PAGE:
Computing in the 21st century is extremely exciting, diverse, and democratized. Using just a few simple concepts and a personal computer, people of all ages and backgrounds can create smartphone applications, social media networks, and amazing electronic gadgets. Each of these creations can then be shared, modified, and extended by others. The Living Computing Project is going to let us “program biology” and democratize the process as society has with electronic computing. Programming biology is going to be the key to solving many of the 21st century’s most pressing human health, agricultural, and materials challenges.
This project’s technology will allow us to apply the same simple concepts from traditional computing and use them to design new solutions in bio-therapeutics, bio-materials, bio-energy, and bio-remediation. Programming biology will allow for amazing systems that can harness evolution, adaptation, replication, self-repair, chemistry, and living organisms. This project will create a quantitative set of freely available design principles, computational tools, mathematical models, physical biological artifacts, educational resources, and outreach activities. Once available, these resources will allow for novel, living biological solutions to be built more quickly, perform better, be more reliable to manufacture, and cost less to produce.
This project is unique in that these resources will be explicitly developed to validate key computational concepts to understand how well these concepts can be applied rigorously and repeatedly to biology. This project decomposes these concepts into three areas:Computing Paradigm (digital, analog, memory, and communication), Computing Activity (specification, design, and verification), and Computing Metric (time, space, quality, and complexity). Once complete, this project will provide the most comprehensive, freely available, and computationally relevant set of building blocks to engineer biological systems to date.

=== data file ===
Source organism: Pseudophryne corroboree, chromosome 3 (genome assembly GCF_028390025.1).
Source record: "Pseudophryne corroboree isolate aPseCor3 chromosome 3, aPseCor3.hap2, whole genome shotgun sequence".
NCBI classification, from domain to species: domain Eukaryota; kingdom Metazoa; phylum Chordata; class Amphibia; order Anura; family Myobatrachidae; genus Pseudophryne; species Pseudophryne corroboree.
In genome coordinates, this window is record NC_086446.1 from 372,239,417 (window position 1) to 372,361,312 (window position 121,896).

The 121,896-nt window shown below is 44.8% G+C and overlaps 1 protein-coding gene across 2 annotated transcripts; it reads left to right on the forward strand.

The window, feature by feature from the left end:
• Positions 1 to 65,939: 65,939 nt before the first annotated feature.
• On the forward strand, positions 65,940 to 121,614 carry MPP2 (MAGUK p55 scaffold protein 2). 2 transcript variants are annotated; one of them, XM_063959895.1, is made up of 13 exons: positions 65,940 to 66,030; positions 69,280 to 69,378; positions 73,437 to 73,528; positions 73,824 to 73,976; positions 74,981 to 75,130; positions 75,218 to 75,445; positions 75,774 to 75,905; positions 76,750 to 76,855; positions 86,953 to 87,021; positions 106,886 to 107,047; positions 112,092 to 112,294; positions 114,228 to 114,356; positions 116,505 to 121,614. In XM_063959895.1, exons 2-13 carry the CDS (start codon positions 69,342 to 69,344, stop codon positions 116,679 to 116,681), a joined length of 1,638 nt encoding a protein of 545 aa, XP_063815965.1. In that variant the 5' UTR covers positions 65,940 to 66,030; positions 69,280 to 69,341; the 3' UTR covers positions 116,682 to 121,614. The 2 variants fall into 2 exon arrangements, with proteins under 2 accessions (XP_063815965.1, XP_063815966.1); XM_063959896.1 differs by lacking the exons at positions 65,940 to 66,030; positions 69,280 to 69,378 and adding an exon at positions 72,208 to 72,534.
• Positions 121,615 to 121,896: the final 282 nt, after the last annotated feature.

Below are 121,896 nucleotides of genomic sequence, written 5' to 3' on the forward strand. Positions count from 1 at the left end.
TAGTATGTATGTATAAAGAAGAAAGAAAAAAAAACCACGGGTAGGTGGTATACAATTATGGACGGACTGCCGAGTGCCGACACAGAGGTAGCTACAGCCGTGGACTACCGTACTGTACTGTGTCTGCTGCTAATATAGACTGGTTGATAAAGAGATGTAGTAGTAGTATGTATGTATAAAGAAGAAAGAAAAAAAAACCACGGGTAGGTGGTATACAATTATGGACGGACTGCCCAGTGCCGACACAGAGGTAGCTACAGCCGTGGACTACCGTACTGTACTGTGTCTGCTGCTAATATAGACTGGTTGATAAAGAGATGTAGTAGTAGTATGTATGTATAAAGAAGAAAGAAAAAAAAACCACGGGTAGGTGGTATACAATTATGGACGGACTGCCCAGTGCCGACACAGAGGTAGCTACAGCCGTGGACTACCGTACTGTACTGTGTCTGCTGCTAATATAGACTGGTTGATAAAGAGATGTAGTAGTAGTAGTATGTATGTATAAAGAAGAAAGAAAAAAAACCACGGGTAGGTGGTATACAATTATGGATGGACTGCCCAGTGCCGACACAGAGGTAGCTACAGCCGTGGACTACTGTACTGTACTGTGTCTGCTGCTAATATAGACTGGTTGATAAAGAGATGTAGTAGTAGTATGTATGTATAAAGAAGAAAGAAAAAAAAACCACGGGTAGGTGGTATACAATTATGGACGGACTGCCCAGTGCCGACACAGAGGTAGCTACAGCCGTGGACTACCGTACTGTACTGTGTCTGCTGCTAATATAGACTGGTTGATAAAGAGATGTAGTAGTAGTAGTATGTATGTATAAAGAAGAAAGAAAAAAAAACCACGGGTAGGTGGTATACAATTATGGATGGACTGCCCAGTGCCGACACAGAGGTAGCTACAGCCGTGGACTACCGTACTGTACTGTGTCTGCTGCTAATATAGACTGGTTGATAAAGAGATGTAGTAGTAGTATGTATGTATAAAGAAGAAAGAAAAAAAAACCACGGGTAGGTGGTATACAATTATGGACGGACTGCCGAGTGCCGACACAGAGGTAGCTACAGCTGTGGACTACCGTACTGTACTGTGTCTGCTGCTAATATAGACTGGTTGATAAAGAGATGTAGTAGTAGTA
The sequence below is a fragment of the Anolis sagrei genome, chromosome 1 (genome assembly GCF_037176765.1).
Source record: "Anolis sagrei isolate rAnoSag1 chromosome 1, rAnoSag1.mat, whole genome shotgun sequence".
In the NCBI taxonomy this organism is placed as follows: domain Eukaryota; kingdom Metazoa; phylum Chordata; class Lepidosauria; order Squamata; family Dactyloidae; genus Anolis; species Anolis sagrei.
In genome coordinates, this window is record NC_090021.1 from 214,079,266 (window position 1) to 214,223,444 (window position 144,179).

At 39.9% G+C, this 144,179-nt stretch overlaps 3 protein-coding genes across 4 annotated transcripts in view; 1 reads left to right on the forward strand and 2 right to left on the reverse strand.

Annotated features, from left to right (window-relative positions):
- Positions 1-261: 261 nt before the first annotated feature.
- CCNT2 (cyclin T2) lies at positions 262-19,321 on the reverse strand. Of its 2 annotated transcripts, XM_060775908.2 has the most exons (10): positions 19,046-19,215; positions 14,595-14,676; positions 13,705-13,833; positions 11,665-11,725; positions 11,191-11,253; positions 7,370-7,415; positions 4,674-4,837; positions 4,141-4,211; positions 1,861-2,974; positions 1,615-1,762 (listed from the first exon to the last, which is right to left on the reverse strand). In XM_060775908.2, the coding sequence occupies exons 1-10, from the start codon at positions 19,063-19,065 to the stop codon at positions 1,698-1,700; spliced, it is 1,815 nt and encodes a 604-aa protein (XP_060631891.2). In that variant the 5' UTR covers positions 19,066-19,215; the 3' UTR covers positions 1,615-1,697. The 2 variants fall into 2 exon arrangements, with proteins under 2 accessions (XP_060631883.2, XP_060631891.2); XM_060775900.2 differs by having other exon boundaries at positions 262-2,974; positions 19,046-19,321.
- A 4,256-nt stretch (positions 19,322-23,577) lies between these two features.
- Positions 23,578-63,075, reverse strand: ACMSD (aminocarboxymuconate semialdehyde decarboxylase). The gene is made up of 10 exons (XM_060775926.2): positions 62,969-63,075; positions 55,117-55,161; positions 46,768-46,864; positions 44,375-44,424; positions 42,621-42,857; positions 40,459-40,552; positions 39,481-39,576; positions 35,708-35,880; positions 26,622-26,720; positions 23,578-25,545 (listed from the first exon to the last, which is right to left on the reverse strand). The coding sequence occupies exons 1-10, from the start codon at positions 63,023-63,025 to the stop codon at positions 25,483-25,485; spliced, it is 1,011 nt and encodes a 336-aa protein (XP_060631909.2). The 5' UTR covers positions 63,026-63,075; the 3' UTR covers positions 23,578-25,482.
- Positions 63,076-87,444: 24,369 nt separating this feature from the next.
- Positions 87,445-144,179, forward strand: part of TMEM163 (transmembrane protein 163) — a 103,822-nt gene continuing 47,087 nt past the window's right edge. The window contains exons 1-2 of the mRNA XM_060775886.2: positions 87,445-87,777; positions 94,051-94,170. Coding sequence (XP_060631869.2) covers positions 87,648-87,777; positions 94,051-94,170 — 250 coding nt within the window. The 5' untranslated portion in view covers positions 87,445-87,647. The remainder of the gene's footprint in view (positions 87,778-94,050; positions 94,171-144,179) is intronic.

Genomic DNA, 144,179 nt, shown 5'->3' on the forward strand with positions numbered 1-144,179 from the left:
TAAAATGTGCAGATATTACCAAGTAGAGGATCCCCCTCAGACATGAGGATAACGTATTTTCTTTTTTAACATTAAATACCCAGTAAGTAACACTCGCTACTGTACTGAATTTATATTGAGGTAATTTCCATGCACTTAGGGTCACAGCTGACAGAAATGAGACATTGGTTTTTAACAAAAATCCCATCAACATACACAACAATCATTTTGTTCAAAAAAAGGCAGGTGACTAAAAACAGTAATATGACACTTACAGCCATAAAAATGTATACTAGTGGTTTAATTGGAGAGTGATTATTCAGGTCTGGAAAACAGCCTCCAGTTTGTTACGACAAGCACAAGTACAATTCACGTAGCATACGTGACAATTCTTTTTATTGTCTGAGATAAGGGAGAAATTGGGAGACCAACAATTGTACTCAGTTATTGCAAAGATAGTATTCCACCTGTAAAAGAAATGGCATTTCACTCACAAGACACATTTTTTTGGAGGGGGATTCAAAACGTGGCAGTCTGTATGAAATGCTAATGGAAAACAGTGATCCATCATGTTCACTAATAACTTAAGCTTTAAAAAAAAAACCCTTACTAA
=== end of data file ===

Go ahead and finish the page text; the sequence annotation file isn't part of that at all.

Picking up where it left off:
Explicitly five unanswered questions will be addressed in this project:
What computational models are available to biology, what are their limits, and how do they perform?
What communication mechanisms are available to biology, what are their limits, and how do they perform?
What are the theoretical and empirical measures of quality, scale, time, and space in biological computing systems?
How generalizable are the concepts and “design rules” which can be learned from studying biological systems?
How can the results (data and learnings) from biological specification, design, and verification be authoritatively disseminated to the community as design principles and grand challenges?
This project addresses these questions with an interdisciplinary team with expertise in theoretical computer science, electronic design automation, bio-physics/chemistry, control theory, and molecular cell biology. We will approach this project by building individual DNA “parts”, quantitatively measuring their individual performance, and rigorously testing their limits regarding compositional structure, performance, and function. We will then archive these building blocks and associated data in an open source data repository. In addition, software tools will be created that let others use these parts effectively. We will investigate using these parts in the development of bio-sensing and cell-differentiation/detection applications. We will develop a “roadmap” that helps the field chart the predicted future applicability of this technology.
The Living Computing Project’s Inventory of Composable Elements (ICE) is an open source registry software and platform for managing information about biological parts. It was created at the Joint Bio Energy Institute (JBEI) by Nathan Hillson and his team. We are using ICE since ICE based repositories form an interconnected “web”, ICE supports SBOL, and has integrated DNA plasmid viewer software. For more information click here.
The SBOL Stack is a platform for storing, sharing, and publishing synthetic biology designs using the Synthetic Biology Open Language (SBOL). We are using the SBOL stack since this will allow for distribution of SBOL files as a means of data exchange. It also integrates nicely with the software tools being developed for this project. For more information click here.
Metafluidics is a repository for open source hardware designs. Metafluidics is developed at Lincoln Labs by Dr. David Kong. Metafluidics will serve as a means to archive all our microfluidic designs related to the design and verify axes. In addition, it will be used to form the DNA assembly foundation of this project.
LCP is using a Github repository for sharing its code base. Repositories will begin as private and will be shared with select collaborators. Over time the repositories will become public and pushed to the Nona Research Foundation (www.nonasoftware.org). To access our Github repositories please contact Doug Densmore.